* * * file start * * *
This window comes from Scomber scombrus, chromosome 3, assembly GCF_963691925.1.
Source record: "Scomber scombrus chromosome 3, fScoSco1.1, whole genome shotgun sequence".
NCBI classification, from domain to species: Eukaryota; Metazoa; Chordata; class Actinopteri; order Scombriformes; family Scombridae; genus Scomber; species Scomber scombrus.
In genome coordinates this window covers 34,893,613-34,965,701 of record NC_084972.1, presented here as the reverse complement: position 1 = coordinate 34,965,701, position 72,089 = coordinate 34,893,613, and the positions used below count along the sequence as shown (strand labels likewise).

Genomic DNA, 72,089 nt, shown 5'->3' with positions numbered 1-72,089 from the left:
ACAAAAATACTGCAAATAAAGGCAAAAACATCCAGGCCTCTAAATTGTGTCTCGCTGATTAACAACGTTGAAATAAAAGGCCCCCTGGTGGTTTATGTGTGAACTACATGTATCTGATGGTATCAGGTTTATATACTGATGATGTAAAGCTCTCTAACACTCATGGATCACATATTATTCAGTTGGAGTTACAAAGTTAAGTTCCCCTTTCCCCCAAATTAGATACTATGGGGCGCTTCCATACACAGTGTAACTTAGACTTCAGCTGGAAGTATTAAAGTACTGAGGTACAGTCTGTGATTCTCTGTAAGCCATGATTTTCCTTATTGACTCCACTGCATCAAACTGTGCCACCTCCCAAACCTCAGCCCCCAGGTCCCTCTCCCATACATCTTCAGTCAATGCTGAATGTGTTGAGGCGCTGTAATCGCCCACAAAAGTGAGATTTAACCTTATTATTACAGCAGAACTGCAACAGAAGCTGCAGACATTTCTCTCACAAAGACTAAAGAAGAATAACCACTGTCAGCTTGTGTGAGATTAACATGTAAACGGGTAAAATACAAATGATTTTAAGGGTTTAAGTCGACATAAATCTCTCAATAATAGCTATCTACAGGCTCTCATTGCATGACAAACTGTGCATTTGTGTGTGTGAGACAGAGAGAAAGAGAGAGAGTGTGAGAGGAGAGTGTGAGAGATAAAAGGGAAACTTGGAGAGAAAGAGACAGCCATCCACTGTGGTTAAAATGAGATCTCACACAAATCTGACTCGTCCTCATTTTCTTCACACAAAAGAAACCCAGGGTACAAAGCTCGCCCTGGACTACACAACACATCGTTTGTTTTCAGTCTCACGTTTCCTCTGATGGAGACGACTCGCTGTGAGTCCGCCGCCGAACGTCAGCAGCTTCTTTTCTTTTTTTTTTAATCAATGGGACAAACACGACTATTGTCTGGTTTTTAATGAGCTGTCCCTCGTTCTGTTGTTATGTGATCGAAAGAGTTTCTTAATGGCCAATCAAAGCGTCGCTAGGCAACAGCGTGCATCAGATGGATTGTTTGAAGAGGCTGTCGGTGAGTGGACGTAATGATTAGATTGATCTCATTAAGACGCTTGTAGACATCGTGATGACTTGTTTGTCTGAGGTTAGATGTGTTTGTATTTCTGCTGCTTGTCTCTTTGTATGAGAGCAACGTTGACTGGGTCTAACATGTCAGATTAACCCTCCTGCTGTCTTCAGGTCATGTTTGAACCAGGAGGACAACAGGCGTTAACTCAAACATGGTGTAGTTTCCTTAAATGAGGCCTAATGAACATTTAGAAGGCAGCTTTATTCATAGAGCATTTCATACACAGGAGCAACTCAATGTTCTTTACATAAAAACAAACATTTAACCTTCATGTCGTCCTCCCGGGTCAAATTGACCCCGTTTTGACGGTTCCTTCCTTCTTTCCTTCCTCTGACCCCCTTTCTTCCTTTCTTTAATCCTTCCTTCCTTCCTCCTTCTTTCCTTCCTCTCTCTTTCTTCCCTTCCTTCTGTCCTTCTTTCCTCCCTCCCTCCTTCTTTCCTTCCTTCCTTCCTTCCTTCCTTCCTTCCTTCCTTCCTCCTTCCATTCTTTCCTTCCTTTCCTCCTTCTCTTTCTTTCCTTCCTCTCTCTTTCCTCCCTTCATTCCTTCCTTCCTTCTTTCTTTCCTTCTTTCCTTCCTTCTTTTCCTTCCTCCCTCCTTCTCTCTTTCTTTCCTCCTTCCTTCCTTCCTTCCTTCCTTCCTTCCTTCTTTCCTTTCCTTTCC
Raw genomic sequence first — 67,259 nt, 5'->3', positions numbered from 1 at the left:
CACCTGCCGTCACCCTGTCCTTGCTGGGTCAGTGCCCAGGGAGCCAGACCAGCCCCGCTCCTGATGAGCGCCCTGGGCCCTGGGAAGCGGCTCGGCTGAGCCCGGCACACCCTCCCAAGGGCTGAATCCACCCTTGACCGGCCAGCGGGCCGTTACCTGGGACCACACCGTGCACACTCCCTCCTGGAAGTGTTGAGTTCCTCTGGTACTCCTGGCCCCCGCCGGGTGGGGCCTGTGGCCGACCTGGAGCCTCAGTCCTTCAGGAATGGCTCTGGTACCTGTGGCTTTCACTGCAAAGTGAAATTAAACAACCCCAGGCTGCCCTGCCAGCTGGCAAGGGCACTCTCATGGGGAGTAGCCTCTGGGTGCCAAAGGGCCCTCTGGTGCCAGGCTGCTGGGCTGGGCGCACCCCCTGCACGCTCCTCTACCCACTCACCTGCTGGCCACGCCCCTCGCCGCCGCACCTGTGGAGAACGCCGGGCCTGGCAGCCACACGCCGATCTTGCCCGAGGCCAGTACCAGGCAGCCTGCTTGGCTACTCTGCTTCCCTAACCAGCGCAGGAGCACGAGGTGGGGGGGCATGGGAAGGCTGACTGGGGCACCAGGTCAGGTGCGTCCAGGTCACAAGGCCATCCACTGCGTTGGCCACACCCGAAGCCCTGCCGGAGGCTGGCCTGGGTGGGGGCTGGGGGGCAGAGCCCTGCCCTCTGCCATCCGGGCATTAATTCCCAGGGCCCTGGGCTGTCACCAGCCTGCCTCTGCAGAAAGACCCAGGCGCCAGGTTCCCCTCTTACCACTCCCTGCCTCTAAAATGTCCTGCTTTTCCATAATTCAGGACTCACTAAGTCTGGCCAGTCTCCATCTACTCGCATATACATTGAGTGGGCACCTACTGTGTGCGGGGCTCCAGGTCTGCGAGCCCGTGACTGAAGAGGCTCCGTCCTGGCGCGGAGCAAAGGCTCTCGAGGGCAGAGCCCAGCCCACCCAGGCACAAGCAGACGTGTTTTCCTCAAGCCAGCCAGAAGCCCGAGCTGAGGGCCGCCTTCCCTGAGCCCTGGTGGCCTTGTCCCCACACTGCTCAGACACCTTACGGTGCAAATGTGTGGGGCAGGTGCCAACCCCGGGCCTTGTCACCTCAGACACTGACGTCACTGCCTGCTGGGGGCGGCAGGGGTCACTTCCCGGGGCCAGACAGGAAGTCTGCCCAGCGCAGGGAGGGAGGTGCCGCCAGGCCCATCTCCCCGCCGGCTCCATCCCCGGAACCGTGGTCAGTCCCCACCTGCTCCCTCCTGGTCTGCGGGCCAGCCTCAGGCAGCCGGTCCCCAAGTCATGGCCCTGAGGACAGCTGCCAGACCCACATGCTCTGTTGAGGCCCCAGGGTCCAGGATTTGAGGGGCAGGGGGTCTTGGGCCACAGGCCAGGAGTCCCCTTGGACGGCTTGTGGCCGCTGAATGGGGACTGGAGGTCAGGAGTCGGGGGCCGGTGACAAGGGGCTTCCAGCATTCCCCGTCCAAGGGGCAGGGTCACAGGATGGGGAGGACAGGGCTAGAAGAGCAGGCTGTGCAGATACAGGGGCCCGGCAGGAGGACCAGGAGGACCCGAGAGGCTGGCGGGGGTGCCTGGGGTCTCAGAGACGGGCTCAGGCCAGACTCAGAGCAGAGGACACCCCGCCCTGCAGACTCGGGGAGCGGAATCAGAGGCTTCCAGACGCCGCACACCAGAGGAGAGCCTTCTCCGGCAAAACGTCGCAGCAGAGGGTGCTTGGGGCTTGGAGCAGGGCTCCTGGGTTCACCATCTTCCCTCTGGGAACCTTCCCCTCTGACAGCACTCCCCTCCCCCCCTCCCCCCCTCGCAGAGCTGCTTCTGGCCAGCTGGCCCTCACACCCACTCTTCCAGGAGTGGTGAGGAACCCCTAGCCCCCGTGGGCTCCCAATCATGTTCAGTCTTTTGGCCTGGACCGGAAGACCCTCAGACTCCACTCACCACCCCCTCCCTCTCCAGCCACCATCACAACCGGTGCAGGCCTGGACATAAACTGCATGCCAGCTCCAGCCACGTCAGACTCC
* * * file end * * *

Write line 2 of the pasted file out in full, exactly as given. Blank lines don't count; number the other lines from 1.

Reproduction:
Source record: "Scomber scombrus chromosome 3, fScoSco1.1, whole genome shotgun sequence".